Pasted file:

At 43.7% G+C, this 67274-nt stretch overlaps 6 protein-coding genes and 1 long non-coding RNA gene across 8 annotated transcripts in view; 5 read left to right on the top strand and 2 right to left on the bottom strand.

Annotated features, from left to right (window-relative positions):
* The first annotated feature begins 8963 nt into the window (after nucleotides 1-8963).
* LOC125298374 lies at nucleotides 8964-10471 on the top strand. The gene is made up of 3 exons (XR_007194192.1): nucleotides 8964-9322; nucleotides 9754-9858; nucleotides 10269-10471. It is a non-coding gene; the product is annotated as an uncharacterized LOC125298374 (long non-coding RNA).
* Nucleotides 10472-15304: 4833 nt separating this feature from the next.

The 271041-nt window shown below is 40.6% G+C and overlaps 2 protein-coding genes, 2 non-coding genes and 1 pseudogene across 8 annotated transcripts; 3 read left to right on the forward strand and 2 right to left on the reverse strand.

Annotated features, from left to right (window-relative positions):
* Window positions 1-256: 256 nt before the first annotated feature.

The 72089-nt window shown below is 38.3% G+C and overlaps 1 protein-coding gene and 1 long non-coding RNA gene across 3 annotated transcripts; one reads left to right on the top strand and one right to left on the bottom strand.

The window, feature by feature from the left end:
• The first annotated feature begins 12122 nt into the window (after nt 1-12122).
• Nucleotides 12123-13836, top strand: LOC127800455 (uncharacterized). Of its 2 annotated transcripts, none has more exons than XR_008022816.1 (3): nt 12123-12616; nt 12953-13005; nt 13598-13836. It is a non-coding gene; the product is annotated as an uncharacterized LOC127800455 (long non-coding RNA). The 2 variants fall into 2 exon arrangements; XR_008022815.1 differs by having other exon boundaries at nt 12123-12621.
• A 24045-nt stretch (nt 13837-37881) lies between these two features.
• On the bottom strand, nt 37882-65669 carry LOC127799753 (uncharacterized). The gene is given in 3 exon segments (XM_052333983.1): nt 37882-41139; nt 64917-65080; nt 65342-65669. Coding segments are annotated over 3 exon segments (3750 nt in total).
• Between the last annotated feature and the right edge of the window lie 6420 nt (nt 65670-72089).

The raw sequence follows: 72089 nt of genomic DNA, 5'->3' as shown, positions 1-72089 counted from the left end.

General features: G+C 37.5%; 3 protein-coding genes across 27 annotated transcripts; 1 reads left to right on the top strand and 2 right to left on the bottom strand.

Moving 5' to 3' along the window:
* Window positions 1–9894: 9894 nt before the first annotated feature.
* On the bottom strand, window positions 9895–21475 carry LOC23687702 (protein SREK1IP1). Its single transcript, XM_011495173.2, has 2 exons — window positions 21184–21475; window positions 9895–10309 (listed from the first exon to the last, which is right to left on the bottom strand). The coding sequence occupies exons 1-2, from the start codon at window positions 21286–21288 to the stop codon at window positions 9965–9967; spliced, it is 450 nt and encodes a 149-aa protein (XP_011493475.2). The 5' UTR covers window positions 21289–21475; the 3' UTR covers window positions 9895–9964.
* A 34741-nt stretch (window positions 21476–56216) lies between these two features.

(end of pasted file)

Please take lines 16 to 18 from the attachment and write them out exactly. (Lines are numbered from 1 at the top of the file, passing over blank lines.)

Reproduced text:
The raw sequence follows: 72089 nt of genomic DNA, 5'->3' as shown, positions 1-72089 counted from the left end.

General features: G+C 37.5%; 3 protein-coding genes across 27 annotated transcripts; 1 reads left to right on the top strand and 2 right to left on the bottom strand.

Moving 5' to 3' along the window: